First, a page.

Poll Results: Fighting for the Right to Party--David Frum
Today we asked, "Are the Obamas spending too lavishly on entertainment during these harsh economic times?"
Why is that these topics only came up when a black guy was elected? 55%No. 40%Yes. 5%
Readers were generally nonplussed by the criticism of excess at White House state dinners. In fact, readers more or less expect extravagance, and would be offended if dinners were less so.
James D. This issue is another non-issue trap. Either they're spendthrifts with hard-earned taxpayers' money or they're no-class cheapskates who don't understand the dignity of the office. State dinners should be elegant--they represent the country. But if they want some advice on reasonably priced good wine, I'm available on short notice.
Valkayec: What, you expect the President of the United States to serve a $2 bottle of Gallo at a state dinner to important Heads of State? Just because the economy is weak? Some great impression that would make on the leaders of foreign governments: oh, the US is financially bankrupt that even the President cannot serve a good bottle of domestic wine. Just out of curiosity, how much did President Bush spend on a bottle of wine at a state dinner? I don't even recall the issue being raised.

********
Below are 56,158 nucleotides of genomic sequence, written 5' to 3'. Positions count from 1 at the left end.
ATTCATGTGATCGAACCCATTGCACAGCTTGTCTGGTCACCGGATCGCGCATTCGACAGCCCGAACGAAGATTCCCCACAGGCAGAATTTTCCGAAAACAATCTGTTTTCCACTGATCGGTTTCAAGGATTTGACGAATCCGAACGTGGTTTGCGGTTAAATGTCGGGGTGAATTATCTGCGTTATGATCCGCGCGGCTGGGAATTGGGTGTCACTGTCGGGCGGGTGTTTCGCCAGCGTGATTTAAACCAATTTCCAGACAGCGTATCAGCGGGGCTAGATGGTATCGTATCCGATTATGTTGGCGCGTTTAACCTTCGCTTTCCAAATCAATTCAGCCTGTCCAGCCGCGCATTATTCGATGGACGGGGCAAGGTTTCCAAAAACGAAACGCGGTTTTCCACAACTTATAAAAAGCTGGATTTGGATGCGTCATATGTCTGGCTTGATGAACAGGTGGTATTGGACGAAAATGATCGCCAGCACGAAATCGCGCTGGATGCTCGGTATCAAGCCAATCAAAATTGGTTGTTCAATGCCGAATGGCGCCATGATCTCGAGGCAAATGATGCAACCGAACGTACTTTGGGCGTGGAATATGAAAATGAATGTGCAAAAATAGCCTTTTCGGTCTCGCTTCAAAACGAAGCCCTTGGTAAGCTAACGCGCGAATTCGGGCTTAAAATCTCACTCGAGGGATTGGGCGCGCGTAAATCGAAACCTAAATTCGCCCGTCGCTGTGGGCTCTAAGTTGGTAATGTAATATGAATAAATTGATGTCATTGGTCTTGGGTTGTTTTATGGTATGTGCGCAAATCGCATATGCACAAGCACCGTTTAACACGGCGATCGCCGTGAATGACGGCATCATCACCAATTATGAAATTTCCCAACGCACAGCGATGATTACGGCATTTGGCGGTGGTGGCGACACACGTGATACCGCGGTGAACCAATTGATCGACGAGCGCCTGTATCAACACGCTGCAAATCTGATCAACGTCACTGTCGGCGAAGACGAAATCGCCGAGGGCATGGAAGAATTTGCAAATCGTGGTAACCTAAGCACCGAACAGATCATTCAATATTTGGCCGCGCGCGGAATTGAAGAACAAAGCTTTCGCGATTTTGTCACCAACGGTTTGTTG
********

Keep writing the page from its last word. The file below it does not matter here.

The heart of the controversy lies in the contrast between symbolism and the role of the public servant. Office-holders should be prudent, but in cases like these, being ostentatious sends the right message to both the domestic public and the foreign dignitaries.
Saladdin: No, simply due to the fact that in the US, unlike Japan and the UK, the head of state and head of government are one in the same. I don't really care what the President spends on state dinners. I want the President, when he's entertaining another head of government or state, that he displays the best the country has to offer.